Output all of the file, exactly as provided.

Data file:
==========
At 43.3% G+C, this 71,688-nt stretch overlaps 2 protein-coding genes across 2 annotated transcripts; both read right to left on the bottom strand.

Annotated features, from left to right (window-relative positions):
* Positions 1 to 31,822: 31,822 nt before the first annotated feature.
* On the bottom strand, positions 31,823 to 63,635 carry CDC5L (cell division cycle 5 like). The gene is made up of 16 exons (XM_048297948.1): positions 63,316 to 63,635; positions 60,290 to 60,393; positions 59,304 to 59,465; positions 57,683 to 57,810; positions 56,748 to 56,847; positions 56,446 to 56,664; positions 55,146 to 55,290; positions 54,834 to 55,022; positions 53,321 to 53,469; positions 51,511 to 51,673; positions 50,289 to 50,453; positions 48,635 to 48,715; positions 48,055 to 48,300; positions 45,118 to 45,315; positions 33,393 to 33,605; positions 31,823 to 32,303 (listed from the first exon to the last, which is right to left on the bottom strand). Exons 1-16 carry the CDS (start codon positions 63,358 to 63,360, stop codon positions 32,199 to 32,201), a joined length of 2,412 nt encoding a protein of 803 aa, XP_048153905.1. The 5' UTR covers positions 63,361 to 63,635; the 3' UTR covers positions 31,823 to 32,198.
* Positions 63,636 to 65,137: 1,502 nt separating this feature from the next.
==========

At 43.3% G+C, this 71,688-nt stretch overlaps 2 protein-coding genes across 2 annotated transcripts; both read right to left on the bottom strand.

Annotated features, from left to right (window-relative positions):
* Positions 1 to 31,822: 31,822 nt before the first annotated feature.
* On the bottom strand, positions 31,823 to 63,635 carry CDC5L (cell division cycle 5 like). The gene is made up of 16 exons (XM_048297948.1): positions 63,316 to 63,635; positions 60,290 to 60,393; positions 59,304 to 59,465; positions 57,683 to 57,810; positions 56,748 to 56,847; positions 56,446 to 56,664; positions 55,146 to 55,290; positions 54,834 to 55,022; positions 53,321 to 53,469; positions 51,511 to 51,673; positions 50,289 to 50,453; positions 48,635 to 48,715; positions 48,055 to 48,300; positions 45,118 to 45,315; positions 33,393 to 33,605; positions 31,823 to 32,303 (listed from the first exon to the last, which is right to left on the bottom strand). Exons 1-16 carry the CDS (start codon positions 63,358 to 63,360, stop codon positions 32,199 to 32,201), a joined length of 2,412 nt encoding a protein of 803 aa, XP_048153905.1. The 5' UTR covers positions 63,361 to 63,635; the 3' UTR covers positions 31,823 to 32,198.
* Positions 63,636 to 65,137: 1,502 nt separating this feature from the next.